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I hope for a look from the owl during these flights – eye contact makes for more compelling images but often that doesn’t happen as they fly in the wrong direction or have their eyes focused on something else.   Look or no look, I enjoy watching and click when I see an interesting wing angle, body position or something else that seems interesting to me.

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The days are short at this time of the year so it felt like late afternoon came quickly.  Along with it came some wonderful light and I found the third owl perched on a fence post a mile or so from the other Snowy.

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I do not think I have seen this one before and she stared intently at me for a minute like I was a stranger.  Then she went back to scanning the field behind her in the image above.  Soon after she flew, glided across the field, caught something in the snow and flew up to tree to dine.  That all happened far away from me so I carried on to try to take advantage of the warm sunlight.  I didn’t find anything else before the sun went down but enjoyed watching the color rise up into the sky.

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Eventually I returned past the last owl’s field and now she was perched in a tree closer to the road.  I got out hoping to photograph her silhouette against the sunset.  Her profile in the tree was not great from my position so I waited to see if something would fall into place.  After a little bit she leaned forward and then dropped off her perch to fly over the field.  That was my last photograph of the owls and tied off a pretty good day on the prairies.

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A beautiful afternoon with a Snowy

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After a blustery start to the day on December 27th, by 2pm the wind had settled down and the sun then came out making for a much more comfortable time while I watched this Snowy owl.  She seemed to enjoy the change in the weather too as she was very active.  Her hunting ability is exceptional and she caught a mouse on almost every glide low over the snow.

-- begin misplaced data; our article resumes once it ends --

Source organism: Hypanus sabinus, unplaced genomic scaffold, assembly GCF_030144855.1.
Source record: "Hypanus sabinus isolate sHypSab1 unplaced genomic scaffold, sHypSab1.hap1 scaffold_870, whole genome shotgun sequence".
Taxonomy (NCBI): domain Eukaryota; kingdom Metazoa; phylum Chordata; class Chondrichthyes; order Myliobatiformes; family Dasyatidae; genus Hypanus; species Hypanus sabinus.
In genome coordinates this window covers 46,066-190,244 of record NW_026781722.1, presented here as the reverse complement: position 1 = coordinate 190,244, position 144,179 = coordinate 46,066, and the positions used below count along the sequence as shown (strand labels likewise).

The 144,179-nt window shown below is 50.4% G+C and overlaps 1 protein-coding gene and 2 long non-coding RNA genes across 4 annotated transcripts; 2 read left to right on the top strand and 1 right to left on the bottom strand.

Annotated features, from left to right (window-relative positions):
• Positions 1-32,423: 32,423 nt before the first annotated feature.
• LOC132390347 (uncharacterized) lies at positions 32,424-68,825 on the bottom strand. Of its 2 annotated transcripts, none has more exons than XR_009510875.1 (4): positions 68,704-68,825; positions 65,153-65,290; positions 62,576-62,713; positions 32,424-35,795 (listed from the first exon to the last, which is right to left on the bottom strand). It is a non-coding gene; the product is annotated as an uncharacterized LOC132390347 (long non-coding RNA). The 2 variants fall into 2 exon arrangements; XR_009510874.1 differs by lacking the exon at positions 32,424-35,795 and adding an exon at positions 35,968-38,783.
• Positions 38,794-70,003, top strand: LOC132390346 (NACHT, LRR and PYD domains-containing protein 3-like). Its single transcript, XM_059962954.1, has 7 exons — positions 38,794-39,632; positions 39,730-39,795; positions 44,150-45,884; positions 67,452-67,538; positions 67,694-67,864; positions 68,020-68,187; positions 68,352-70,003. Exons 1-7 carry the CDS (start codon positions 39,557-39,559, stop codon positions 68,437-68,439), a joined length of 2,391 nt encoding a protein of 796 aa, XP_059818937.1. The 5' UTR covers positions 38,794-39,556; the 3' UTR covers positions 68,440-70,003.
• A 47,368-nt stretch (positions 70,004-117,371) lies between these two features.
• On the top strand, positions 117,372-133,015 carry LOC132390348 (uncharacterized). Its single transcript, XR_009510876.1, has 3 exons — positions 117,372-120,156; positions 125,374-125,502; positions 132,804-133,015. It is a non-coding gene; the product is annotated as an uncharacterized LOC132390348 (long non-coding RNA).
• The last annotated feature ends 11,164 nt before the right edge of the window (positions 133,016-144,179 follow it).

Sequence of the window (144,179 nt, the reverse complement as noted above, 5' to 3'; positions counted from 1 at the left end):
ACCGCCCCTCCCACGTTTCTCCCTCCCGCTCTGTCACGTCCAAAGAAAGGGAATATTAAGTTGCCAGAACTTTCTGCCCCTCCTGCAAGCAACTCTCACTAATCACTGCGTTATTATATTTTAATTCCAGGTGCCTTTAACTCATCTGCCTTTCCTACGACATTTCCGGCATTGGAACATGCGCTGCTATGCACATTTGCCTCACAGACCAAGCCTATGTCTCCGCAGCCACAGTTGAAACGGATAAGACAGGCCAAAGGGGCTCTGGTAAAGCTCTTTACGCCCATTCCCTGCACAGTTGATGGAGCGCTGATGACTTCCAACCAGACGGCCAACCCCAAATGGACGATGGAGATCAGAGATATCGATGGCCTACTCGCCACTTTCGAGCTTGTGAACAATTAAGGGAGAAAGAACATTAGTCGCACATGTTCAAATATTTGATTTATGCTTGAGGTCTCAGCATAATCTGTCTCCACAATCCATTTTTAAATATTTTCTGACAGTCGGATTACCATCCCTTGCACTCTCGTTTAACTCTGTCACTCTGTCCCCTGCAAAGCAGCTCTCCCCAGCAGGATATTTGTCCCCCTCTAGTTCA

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The two series, above and below, were both successful hunting runs where she caught a field mouse or something similar.

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I have become a regular observer of this bird in particular as she has a large farm field staked as her territory and I’ve been lucky to find her there consistently.   In previous years, I have occasionally been able to repeat time with the same owl but this regularity is really special to me.

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Earlier she flew to a few different parts of the field before settling on the area where she flew over in the photographs above.

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A Snowy in another snowstorm

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A couple of weeks ago I went out on the prairie looking for Snowy owls.  North of Langdon, I found this owl in a familiar locale.  It was a cold, blustery wind that accompanied the sunrise.  The snow blew into the air throughout the morning and made it feel like we were much closer to the Arctic Circle.  It was pretty dark with a bluish cast in the morning which only added to the wintry feel. At one point, the owl flew directly overhead and then around me which was a highlight for sure.

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The rest of the morning was spent watching the owl sitting with making the odd hop/flight around the field.  Another good morning with this Snowy owl.

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Happy New Year’s Eve Deer

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This White-tailed stag was found during a short drive into Bragg Creek on Christmas day this year.

We are slowly warming up to New Year’s Eve and looking forward to the fireworks that our local community of Redwood Meadows puts on.  Always a great show – and they go early so the children get to enjoy them too!

I hope everyone has enjoyed, or is enjoying the last day of 2016.  It has been a winding year for our family, as it often goes, but still filled with a lot of laughs and the continued wonders of rearing my two children.


Merry Christmas… with a Dancing Elk

We enjoyed a great Christmas day around our home today.  Outside, the sun was bright, the sky was blue and the snow draped everything in a blanket of white.   Inside, we played games, built toys, laughed a lot and had a really good time.

I showed my family this video embedded above of a dancing elk that I had taken a couple of winters ago up in Jasper.  My mom thought that would be a good one to share online today – the kids agreed so I worked on that this evening (and here is the Youtube link as well).  It was a fun encounter with a young female elk who separated from her herd for a few minutes.  At several points, she broke into a dance, or rodeo bull impersonation, while I watched.